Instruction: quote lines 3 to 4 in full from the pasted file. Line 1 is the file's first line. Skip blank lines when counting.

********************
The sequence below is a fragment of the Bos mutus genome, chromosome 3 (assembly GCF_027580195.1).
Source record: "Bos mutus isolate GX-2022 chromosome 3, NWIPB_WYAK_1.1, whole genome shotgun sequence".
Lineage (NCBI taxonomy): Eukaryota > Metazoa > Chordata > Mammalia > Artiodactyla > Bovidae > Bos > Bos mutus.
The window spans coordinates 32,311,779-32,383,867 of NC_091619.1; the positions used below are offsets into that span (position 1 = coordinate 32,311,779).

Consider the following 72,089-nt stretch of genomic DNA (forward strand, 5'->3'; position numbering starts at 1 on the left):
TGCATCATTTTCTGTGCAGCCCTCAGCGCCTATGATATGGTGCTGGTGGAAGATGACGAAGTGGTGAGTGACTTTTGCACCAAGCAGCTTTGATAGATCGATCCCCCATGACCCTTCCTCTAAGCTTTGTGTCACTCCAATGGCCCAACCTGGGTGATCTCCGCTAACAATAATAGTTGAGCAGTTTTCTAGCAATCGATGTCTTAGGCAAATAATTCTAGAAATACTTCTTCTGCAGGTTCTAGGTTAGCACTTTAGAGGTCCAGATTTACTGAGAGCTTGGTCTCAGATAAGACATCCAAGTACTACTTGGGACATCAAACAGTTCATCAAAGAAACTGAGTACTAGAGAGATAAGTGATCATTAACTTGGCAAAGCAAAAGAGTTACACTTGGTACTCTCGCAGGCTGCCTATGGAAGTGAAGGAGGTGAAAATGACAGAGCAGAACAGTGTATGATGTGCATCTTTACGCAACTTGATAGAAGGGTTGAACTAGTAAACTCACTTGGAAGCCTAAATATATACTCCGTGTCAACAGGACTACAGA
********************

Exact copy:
Lineage (NCBI taxonomy): Eukaryota > Metazoa > Chordata > Mammalia > Artiodactyla > Bovidae > Bos > Bos mutus.
The window spans coordinates 32,311,779-32,383,867 of NC_091619.1; the positions used below are offsets into that span (position 1 = coordinate 32,311,779).